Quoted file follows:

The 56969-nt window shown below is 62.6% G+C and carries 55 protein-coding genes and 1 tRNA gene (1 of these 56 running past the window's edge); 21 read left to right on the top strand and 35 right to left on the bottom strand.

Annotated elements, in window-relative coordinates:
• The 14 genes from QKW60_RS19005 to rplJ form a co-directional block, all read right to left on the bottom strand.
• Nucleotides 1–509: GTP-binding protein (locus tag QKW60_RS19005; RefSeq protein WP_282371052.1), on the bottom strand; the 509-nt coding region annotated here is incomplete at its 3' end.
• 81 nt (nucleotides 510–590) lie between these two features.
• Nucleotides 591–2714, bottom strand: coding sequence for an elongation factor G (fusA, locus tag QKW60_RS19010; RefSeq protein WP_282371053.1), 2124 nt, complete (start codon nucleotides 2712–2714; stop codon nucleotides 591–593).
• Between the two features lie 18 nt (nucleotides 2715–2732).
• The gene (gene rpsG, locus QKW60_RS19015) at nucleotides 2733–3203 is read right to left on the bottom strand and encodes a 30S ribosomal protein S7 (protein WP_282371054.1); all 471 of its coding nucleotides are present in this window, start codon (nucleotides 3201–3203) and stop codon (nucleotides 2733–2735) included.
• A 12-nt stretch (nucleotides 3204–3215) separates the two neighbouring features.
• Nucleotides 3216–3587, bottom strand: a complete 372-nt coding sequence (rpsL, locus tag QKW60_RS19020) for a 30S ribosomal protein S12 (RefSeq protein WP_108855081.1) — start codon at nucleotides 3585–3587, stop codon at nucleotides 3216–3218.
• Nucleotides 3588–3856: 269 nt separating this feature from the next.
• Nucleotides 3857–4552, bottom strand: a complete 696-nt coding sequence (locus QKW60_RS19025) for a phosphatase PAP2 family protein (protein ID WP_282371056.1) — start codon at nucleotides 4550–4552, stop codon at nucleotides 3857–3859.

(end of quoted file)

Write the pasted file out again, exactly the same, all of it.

The 56969-nt window shown below is 62.6% G+C and carries 55 protein-coding genes and 1 tRNA gene (1 of these 56 running past the window's edge); 21 read left to right on the top strand and 35 right to left on the bottom strand.

Annotated elements, in window-relative coordinates:
• The 14 genes from QKW60_RS19005 to rplJ form a co-directional block, all read right to left on the bottom strand.
• Nucleotides 1–509: GTP-binding protein (locus tag QKW60_RS19005; RefSeq protein WP_282371052.1), on the bottom strand; the 509-nt coding region annotated here is incomplete at its 3' end.
• 81 nt (nucleotides 510–590) lie between these two features.
• Nucleotides 591–2714, bottom strand: coding sequence for an elongation factor G (fusA, locus tag QKW60_RS19010; RefSeq protein WP_282371053.1), 2124 nt, complete (start codon nucleotides 2712–2714; stop codon nucleotides 591–593).
• Between the two features lie 18 nt (nucleotides 2715–2732).
• The gene (gene rpsG, locus QKW60_RS19015) at nucleotides 2733–3203 is read right to left on the bottom strand and encodes a 30S ribosomal protein S7 (protein WP_282371054.1); all 471 of its coding nucleotides are present in this window, start codon (nucleotides 3201–3203) and stop codon (nucleotides 2733–2735) included.
• A 12-nt stretch (nucleotides 3204–3215) separates the two neighbouring features.
• Nucleotides 3216–3587, bottom strand: a complete 372-nt coding sequence (rpsL, locus tag QKW60_RS19020) for a 30S ribosomal protein S12 (RefSeq protein WP_108855081.1) — start codon at nucleotides 3585–3587, stop codon at nucleotides 3216–3218.
• Nucleotides 3588–3856: 269 nt separating this feature from the next.
• Nucleotides 3857–4552, bottom strand: a complete 696-nt coding sequence (locus QKW60_RS19025) for a phosphatase PAP2 family protein (protein ID WP_282371056.1) — start codon at nucleotides 4550–4552, stop codon at nucleotides 3857–3859.